Legislators Announce Language Defining Squatter in State Housing Law Included in FY25 State Budget

Albany, NY – State Senator John Liu, Assembly Member Ron Kim and Queens legislators today announced that the final FY2025 state budget includes language that defines squatter in state housing law. The language was derived from legislation introduced by Senator Liu and Assembly Member Ron Kim, S8996/ A9772, following recent reports of squatters who take over private property.

The definition updates New York State real property law to read that “a tenant shall not include a squatter,” and further define squatter as “a person who enters or intrudes upon real property without the permission of the person entitled to possession, and continues to occupy the property without title, right or permission of the owner or owner’s agent or a person entitled to possession.” 

Including this definition in real property law will help distinguish legal renters from those who unlawfully intrude or take over property. It establishes that squatters are not tenants and therefore not subject to tenant rights or protections after 30 days.

State Senator John Liu stated, “It was important that we acted with urgency to send a strong message to squatters who take over private homes that they are not welcome in our community. Scam artists who intrude on others’ homes should not have rights as tenants in state housing law, and this inclusion in the budget codifies that in simple, straightforward language. Defining squatter is an important step forward, and we will continue examining even stronger measures to protect homeowners without inadvertently putting renters at risk.”

State Assembly Member Ron Kim stated, “Our state needed stronger protections for law abiding property owners who are being victimized by squatters. Our new law defines these terms more precisely. Any occupant who unlawfully resides in a property owner's home will be more easily removed. I want to thank colleagues in the legislature for moving expeditiously on this new law.”

State Assembly Member Ed Braunstein stated, “New York State homeowners have been put on edge by the recent reports of people returning to their properties and finding squatters, only to discover that the squatters cannot be removed without a lengthy and costly eviction proceeding. Trespassing individuals in these situations are abusing a law meant to protect lawful tenants and they absolutely should not be afforded the same rights and protections. I was proud to co-sponsor this bill, which sought to close this loophole and protect New York homeowners from these unlawful opportunists. I am pleased that this clarifying language was included in this year’s state budget.”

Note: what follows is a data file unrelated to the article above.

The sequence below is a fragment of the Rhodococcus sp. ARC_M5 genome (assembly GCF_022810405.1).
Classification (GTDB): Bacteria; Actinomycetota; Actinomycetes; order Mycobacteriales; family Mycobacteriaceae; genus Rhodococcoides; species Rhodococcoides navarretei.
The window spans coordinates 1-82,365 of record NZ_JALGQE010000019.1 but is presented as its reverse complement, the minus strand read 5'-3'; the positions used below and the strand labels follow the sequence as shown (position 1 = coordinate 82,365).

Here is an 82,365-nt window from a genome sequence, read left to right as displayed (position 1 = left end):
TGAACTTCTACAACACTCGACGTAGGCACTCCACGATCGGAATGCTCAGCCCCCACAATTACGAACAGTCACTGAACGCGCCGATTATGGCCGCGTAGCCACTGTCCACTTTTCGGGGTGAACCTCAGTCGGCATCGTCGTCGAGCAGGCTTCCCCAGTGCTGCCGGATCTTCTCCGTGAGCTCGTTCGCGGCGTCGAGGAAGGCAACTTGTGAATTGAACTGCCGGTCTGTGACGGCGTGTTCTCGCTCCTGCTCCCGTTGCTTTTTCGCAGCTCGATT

State Assembly Member Nily Rozic stated, “Today signifies an important step forward as we include language defining 'squatters' in the state budget. This measure will help safeguard property rights and ensure the well-being of our communities. Thank you to my colleagues for their collective efforts to address squatting issues across New York.”

State Senator Toby Ann Stavisky stated, “I want to thank my colleagues in the legislature for supporting this bill, which I cosponsored. A problem was brought to our attention, and we got positive results.”

State Senator Leroy Comrie stated, "The state legislature took a hard stance against squatters who twist existing loopholes through acts that would, by any other circumstance, constitute theft. This change to the law is desperately needed, amongst our Queens residents, especially our seniors and homeowners, who have been living in fear and confusion as to how the law could possibly allow for such abuses. I am proud to stand with my colleagues to resolve this matter and hope for this bill’s swift passage.”

State Senator Roxanne J. Persaud stated, “Squatters have jeopardized the livelihood of homeowners far too long. By passing this legislation in the budget, the rights and protections of legal renters will be clearly defined and those who take advantage will be legally held accountable. This law seeks to protect the hard-earned assets of property owners and allows them to further secure their economic stability."

State Assembly Member Grace Lee stated, “In this year’s budget, we are making it clear that if you are illegally occupying someone’s property, you are a squatter, not a tenant. Squatters do not have the same rights and protections as lawful tenants and by clarifying this distinction, we can better protect small landlords in our communities. I was proud to be a prime co-sponsor for this bill and to fight with my colleagues to get it passed in this year’s budget.”